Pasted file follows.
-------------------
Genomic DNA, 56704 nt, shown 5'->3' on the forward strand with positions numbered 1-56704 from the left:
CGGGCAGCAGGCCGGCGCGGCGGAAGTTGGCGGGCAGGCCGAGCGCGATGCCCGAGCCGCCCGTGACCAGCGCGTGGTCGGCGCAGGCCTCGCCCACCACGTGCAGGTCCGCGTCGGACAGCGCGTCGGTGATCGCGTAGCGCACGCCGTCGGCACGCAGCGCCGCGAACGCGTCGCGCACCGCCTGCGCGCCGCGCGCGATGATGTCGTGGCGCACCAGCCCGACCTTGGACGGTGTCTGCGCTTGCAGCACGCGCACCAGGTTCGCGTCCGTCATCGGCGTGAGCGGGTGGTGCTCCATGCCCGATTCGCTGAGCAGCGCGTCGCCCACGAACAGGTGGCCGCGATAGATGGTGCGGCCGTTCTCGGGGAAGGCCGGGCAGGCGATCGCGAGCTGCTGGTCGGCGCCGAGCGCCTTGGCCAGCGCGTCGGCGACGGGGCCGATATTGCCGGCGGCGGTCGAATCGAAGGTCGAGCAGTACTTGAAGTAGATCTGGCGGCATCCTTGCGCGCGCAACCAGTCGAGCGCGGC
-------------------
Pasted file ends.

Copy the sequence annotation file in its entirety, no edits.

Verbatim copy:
Genomic DNA, 56704 nt, shown 5'->3' on the forward strand with positions numbered 1-56704 from the left:
CGGGCAGCAGGCCGGCGCGGCGGAAGTTGGCGGGCAGGCCGAGCGCGATGCCCGAGCCGCCCGTGACCAGCGCGTGGTCGGCGCAGGCCTCGCCCACCACGTGCAGGTCCGCGTCGGACAGCGCGTCGGTGATCGCGTAGCGCACGCCGTCGGCACGCAGCGCCGCGAACGCGTCGCGCACCGCCTGCGCGCCGCGCGCGATGATGTCGTGGCGCACCAGCCCGACCTTGGACGGTGTCTGCGCTTGCAGCACGCGCACCAGGTTCGCGTCCGTCATCGGCGTGAGCGGGTGGTGCTCCATGCCCGATTCGCTGAGCAGCGCGTCGCCCACGAACAGGTGGCCGCGATAGATGGTGCGGCCGTTCTCGGGGAAGGCCGGGCAGGCGATCGCGAGCTGCTGGTCGGCGCCGAGCGCCTTGGCCAGCGCGTCGGCGACGGGGCCGATATTGCCGGCGGCGGTCGAATCGAAGGTCGAGCAGTACTTGAAGTAGATCTGGCGGCATCCTTGCGCGCGCAACCAGTCGAGCGCGGC